• Power Lock™ closure provides the quickest and most secure fit available
    • Surefit™ foam adds cushioning along the back of the fingers for a more customized fit
    • Double Hinge Heel™ design creates an extra wide pocket for a secure catch
    • V-Flex Notch™ helps initiate easy closure

    Tuesday, April 13, 2010

    Youth Baseball: Hit in the Face with a Pitch

    Unwritten Youth Sports Rule 

    I was at my son's baseball practice today. On an adjacent field the left fielder fell awkwardly trying to catch a ball during a game. He didn't even come close to the ball and remained on the ground while the center fielder ran after the ball. After time was called, the left fielder's dad ran onto the field to attend to his son. That's a major no no. The kid wasn't hurt, he was embarrassed.

    I coached for years and I found that most injuries were nothing more than minor scratches or bruises. And a large percentage of "injuries" were feigned to divert attention away from a mistake made on the field or an embarrassing moment. If a kid is pretending to be hurt to avoid embarrassment, the last thing he or she wants is to have his or her mom run on the field. Talk about embarrassing. Parents, let the coaches take care of the situation. They will call you on to the field if you are truly needed.

    During the second to last baseball game of the year two years ago, my son was hit in the face with a fastball. I jumped out of the stands and ran toward the field expecting to see blood and teeth on the ground. I wanted desperately to be with my son, but I knew the unwritten rule and held myself back. I stayed behind the fence nervously biting my fingernails.  The coaches attended to my son. After 10 minutes, my son got up and made his way down to 1st base. He ended up stealing second and eventually scored the winning run. The win qualified my son's team for the championship game of the tournament.

    During the 1 hour wait for the start of the championship game, my son iced his face to keep his eye from swelling. I was not sure if he would be physically able to play in the championship game. If able, I was not sure if he would have the courage to get into the batters box again so soon. I will not doubt him again. When it was his turn to bat he walked up to the plate with confidence, he crowded the plate per usual and he lined a double into the gap. His team won the championship and I was so proud of his courage. He loved the lace marked bruise.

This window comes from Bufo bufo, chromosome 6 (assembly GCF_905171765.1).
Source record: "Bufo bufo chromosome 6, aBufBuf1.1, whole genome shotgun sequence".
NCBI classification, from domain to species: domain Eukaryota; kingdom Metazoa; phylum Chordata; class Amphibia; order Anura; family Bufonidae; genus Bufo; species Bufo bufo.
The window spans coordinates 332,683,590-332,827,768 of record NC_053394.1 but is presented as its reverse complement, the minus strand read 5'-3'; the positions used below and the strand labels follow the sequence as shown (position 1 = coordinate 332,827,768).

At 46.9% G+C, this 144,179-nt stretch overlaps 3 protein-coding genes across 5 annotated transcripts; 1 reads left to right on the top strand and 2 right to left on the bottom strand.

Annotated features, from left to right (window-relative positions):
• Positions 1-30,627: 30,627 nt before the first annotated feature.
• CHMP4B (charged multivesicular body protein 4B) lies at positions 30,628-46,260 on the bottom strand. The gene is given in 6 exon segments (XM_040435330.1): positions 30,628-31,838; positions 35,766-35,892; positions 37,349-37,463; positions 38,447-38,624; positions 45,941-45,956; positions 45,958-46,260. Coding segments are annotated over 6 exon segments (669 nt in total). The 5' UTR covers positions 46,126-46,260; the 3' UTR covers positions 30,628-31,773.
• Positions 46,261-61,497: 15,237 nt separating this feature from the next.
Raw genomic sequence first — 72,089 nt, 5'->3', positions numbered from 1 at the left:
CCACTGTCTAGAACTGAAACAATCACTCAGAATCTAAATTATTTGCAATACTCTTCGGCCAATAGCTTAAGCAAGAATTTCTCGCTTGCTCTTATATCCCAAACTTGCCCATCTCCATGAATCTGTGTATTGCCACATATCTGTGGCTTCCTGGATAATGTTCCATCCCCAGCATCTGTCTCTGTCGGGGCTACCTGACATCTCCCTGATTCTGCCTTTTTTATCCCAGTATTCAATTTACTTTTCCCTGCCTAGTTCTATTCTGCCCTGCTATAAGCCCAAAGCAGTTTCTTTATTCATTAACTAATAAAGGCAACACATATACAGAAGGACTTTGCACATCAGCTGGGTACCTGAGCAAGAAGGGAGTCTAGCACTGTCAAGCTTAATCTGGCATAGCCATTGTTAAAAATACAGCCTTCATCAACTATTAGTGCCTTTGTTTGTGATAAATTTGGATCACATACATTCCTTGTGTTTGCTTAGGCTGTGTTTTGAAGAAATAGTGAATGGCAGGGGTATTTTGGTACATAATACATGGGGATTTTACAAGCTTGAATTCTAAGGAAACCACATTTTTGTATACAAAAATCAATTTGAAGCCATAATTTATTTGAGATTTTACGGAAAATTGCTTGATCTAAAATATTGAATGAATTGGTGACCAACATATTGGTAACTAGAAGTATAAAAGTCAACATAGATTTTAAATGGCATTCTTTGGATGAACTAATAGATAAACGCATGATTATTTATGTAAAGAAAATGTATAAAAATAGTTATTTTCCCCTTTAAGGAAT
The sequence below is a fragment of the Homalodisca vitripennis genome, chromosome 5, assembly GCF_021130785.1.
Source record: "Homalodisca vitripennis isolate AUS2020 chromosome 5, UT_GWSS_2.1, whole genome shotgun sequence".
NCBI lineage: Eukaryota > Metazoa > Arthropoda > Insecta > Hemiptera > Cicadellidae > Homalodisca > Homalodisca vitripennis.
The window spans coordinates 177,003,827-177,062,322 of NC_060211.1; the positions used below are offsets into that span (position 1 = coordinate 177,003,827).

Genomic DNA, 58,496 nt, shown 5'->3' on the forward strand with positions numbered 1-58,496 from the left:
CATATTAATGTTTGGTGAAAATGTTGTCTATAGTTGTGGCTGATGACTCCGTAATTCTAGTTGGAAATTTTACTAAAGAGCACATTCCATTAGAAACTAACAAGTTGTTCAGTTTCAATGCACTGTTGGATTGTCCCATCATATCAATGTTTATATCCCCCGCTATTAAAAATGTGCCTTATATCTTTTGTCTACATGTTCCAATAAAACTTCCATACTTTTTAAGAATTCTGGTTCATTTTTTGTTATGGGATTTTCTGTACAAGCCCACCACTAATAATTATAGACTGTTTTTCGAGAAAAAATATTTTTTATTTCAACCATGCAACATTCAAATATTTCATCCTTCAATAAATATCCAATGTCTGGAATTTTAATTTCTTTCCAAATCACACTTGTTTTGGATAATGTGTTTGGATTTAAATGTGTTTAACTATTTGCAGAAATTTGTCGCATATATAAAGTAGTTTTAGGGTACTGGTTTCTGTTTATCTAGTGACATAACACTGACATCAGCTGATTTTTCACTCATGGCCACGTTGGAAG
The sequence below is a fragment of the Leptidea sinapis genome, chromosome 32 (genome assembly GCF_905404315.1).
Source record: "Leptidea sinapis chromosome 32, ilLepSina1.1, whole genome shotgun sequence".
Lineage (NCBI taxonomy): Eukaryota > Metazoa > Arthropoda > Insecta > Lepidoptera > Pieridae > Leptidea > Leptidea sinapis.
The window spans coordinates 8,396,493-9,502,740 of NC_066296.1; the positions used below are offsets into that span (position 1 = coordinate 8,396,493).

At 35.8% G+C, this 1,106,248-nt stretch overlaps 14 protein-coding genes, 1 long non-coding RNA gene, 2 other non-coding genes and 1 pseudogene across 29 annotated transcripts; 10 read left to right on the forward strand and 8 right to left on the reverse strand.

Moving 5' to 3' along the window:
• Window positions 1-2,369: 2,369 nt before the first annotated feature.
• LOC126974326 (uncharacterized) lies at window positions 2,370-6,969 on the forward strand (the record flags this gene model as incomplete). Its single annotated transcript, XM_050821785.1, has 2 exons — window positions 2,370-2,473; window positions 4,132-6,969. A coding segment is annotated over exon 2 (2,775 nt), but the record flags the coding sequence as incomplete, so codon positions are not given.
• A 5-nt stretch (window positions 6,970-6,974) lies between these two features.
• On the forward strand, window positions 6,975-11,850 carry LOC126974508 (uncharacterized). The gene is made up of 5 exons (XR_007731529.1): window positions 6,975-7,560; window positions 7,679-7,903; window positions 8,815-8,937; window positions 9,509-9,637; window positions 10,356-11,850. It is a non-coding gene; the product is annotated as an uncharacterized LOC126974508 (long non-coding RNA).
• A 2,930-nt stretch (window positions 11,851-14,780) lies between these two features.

The Main Point:

    Parents should not go on the field or court when their kids get hurt, unless it is an obviously serious situation.

    Monday, April 12, 2010

    Youth Baseball: Cat Fight In the Stands

    Crazy Parents of Youth Sports Series

    Two years ago, my son was playing in a youth baseball tournament in Harrison, Ohio. The tournament was played at a complex that caters to both youth leagues and adult softball leagues. As such, the complex has a license to sell beer at the concession stand. In fact, they sell a belly buster beer in a plastic cup that is bigger than the head of the person drinking it.

    The second game of a doubleheader pitted my son's team against a team from a small town in Indiana. The Indiana team was sponsored by their local tavern. The name of the tavern was proudly emblazoned across the uniforms of each innocent 10 year old player. I am not sure what the nickname of the team actually was, but lets call them the Little Shots and their fans the Beer Chasers.

    The Beer Chasers were particularly fond of the $4 belly buster beers. After a quite a few beers, one rather loud mom became frustrated with her son Johnny's (not his real name) performance. Poor Johnny was completely over matched by our pitcher. He had already stuck out on three pitches once in the second inning and faced the same pitcher again in the fifth. Johnny ended up striking out on 3 pitches again and his bat never left his shoulder.

    As Johnny walked back to the dugout with his head low, his mom yells out to him for all to hear, "Hey Johnny, swing the bat, swing the bat, swing the bat. Do something, for God's sake...... You're just like your daddy he never did nothing either. Ahh yeah but you wouldn't know that because you don't even know your good for nothing dead beat dad." I could not believe my ears.

    Another Beer Chaser, Shots fan, mom, apparently told Johnny's mom to shut her pie hole. In the instant following the comment, Johnny's mom charged the other mom knocking a 3 year old off the bleachers in the process.  (The three year old was not injured)

    The two moms met at the fence near home plate. Johnny's mom was throwing punches and pulling hair. The other mom responded with some haymakers of her own and pulled the top off of Johnny's mom. While this was going on, Johnny's mom's new man sat on the top row of the bleachers calmly sipping his beer. Actually none of the Beer Chaser dads jumped in to stop the fracas.

    The umpire stopped the game during the fight and the players from both teams watched with eyes wide open.

    The fight ended before security or the police could arrive. After the cat fight, Johnny's bloodied and intoxicated mom walked into the dugout, pulled her son out of the game, left the park and jumped into into her late model Ford with her son and two other young kids. Her man was not happy. Not happy at all. No happy because he had not finished his beer yet and he was not allowed to take his beer out of the park.